[12:29] Joseph: Yeah. So I’ve spoken to people who are involved in the review and they told me that that recommendation was very deliberately left sort of open to the government that would ultimately respond to it. So the entity could be anyone from a person within an existing department to a new office or I guess you could even have a new agency if you really wanted to go for it, I guess, but it was deliberately left up to the government to sort of see how much they wanted to put into it. But again, I think the important thing was just to get moving and have somebody that owned innovation and could sort of drive it at a national level.

[13:13] Elijah: Yeah, fantastic. Do you want to just jump into the recommendations? What should we do right now and what the nice to have later? Would that make sense right now?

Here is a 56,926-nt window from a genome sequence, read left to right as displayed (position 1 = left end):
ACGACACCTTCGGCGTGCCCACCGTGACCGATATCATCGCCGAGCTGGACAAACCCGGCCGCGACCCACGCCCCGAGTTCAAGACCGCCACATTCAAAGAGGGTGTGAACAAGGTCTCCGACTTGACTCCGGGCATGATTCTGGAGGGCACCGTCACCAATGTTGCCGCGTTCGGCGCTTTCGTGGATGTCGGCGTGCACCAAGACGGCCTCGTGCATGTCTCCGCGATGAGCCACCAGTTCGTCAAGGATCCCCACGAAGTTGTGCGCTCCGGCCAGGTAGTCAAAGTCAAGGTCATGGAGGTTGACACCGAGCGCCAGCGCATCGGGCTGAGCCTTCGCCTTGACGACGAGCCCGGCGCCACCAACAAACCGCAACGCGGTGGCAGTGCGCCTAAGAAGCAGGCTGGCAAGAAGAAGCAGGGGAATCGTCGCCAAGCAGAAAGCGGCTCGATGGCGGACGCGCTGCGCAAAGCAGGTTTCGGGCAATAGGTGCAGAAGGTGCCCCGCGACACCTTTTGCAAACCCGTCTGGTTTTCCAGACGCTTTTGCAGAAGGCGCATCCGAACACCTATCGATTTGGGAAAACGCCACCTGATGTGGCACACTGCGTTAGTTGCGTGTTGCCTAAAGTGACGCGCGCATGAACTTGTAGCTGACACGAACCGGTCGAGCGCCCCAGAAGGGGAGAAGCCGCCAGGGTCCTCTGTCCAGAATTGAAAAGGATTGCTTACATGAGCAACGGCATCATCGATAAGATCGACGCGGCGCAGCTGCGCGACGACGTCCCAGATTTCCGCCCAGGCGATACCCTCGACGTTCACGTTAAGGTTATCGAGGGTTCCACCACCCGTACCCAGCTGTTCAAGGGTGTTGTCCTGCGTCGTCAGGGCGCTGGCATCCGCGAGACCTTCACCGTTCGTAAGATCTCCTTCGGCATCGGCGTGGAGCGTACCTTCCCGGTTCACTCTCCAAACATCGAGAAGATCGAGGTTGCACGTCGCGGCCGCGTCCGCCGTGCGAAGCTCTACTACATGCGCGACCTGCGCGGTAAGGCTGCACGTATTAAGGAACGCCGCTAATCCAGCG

[13:26] Joseph: Yeah, sure. We’ve sort of touched on the main ones there. I mentioned they identified some gaps and obviously there was a recommendation to fill those gaps. So there would be changes to the sort of surveys that the Australian Bureau of Statistics conducts to sort of fill in those gaps, determine where businesses were innovative. Because one of the key findings was the review was that we tended to focus a lot on research and development when we were thinking about innovation, when we were measuring it, and obviously that’s a big part of it, but it’s not the whole picture. And because of we’d focus so much on the policy decisions had tended to focus on that area as well. So there was all these other parts adoption of technology, diffusion of technology, sort of bit more incremental innovation, so we perhaps weren’t capturing that and as a consequence, the policies to respond to that weren’t flowing. So there was a whole bunch of things that were recommended to capture that. And then, as I mentioned, with the scorecard, that would sort of bring it all together and we would have that annual report, I guess, on how we were doing. The idea of the scorecard was, as I said, to sort of cut through that complexity. So it would still be based on more sophisticated data and better analysis, but it would be summarized in essentially what was a sort of one page document and that would hopefully improve the debate. Again, it was all built on aligning innovation with productivity and improving living stance. So that was sort of the overarching thing. We wanted all that the review proposed to measure. So it would sort of start with business elements, so it would measure business activities like their R and D spend, their diffusion of technology where they were collaborating with other businesses on innovation and as well as sort of things like what percentage of the new sales was for new innovative business products or services. It would then sort of move a step down to the wider business environment and sort of have an annual measurement on regulatory barriers, venture capital investments, migration, those sort of things which had a direct impact on businesses, but perhaps were beyond an individual businesses control. And then finally it would have measures for what was called the national environment. So how much was Australia investing in education? That the sort of collective investment in R and D, the quality of labor inputs, those sorts of things. So, all in all, I think there’s around 20 or maybe just under 20 of those measures, and they’d fit on one page. We’d have an annual measure of them. We’d also have the trend for the last several years to determine where we’re going up and down. And we’d also have a ranking with comparable nations, typically OECD nations. So, yeah, find out where we were and where we were improving. And that would be updated annually, given to government annually, and that would inform those policies, policy decisions.